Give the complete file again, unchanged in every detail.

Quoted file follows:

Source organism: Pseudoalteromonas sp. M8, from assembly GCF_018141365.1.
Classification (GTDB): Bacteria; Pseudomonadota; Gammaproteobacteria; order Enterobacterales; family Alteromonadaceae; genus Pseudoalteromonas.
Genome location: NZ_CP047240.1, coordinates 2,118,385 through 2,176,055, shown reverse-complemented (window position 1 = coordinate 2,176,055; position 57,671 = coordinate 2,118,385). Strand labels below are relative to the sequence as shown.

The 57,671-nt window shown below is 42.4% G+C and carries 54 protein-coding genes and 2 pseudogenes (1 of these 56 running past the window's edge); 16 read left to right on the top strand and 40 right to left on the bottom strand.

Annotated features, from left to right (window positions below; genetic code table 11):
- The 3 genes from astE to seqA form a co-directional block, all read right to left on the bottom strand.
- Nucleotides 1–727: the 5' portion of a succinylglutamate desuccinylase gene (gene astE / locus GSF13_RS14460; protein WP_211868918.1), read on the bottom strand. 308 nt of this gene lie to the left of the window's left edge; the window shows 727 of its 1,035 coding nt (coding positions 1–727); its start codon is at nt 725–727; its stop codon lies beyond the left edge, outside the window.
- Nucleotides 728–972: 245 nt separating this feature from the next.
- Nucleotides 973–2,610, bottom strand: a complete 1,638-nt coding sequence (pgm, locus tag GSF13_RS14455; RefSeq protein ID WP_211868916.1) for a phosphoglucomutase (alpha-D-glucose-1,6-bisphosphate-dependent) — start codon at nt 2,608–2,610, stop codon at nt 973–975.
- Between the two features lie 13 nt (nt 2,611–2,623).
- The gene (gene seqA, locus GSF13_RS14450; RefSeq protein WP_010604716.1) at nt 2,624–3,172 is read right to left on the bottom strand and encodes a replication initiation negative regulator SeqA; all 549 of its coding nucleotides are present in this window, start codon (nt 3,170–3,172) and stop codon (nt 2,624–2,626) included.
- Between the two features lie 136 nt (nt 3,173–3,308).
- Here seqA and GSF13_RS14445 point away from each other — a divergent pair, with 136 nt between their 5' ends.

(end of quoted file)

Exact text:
Source organism: Pseudoalteromonas sp. M8, from assembly GCF_018141365.1.
Classification (GTDB): Bacteria; Pseudomonadota; Gammaproteobacteria; order Enterobacterales; family Alteromonadaceae; genus Pseudoalteromonas.
Genome location: NZ_CP047240.1, coordinates 2,118,385 through 2,176,055, shown reverse-complemented (window position 1 = coordinate 2,176,055; position 57,671 = coordinate 2,118,385). Strand labels below are relative to the sequence as shown.

The 57,671-nt window shown below is 42.4% G+C and carries 54 protein-coding genes and 2 pseudogenes (1 of these 56 running past the window's edge); 16 read left to right on the top strand and 40 right to left on the bottom strand.

Annotated features, from left to right (window positions below; genetic code table 11):
- The 3 genes from astE to seqA form a co-directional block, all read right to left on the bottom strand.
- Nucleotides 1–727: the 5' portion of a succinylglutamate desuccinylase gene (gene astE / locus GSF13_RS14460; protein WP_211868918.1), read on the bottom strand. 308 nt of this gene lie to the left of the window's left edge; the window shows 727 of its 1,035 coding nt (coding positions 1–727); its start codon is at nt 725–727; its stop codon lies beyond the left edge, outside the window.
- Nucleotides 728–972: 245 nt separating this feature from the next.
- Nucleotides 973–2,610, bottom strand: a complete 1,638-nt coding sequence (pgm, locus tag GSF13_RS14455; RefSeq protein ID WP_211868916.1) for a phosphoglucomutase (alpha-D-glucose-1,6-bisphosphate-dependent) — start codon at nt 2,608–2,610, stop codon at nt 973–975.
- Between the two features lie 13 nt (nt 2,611–2,623).
- The gene (gene seqA, locus GSF13_RS14450; RefSeq protein WP_010604716.1) at nt 2,624–3,172 is read right to left on the bottom strand and encodes a replication initiation negative regulator SeqA; all 549 of its coding nucleotides are present in this window, start codon (nt 3,170–3,172) and stop codon (nt 2,624–2,626) included.
- Between the two features lie 136 nt (nt 3,173–3,308).
- Here seqA and GSF13_RS14445 point away from each other — a divergent pair, with 136 nt between their 5' ends.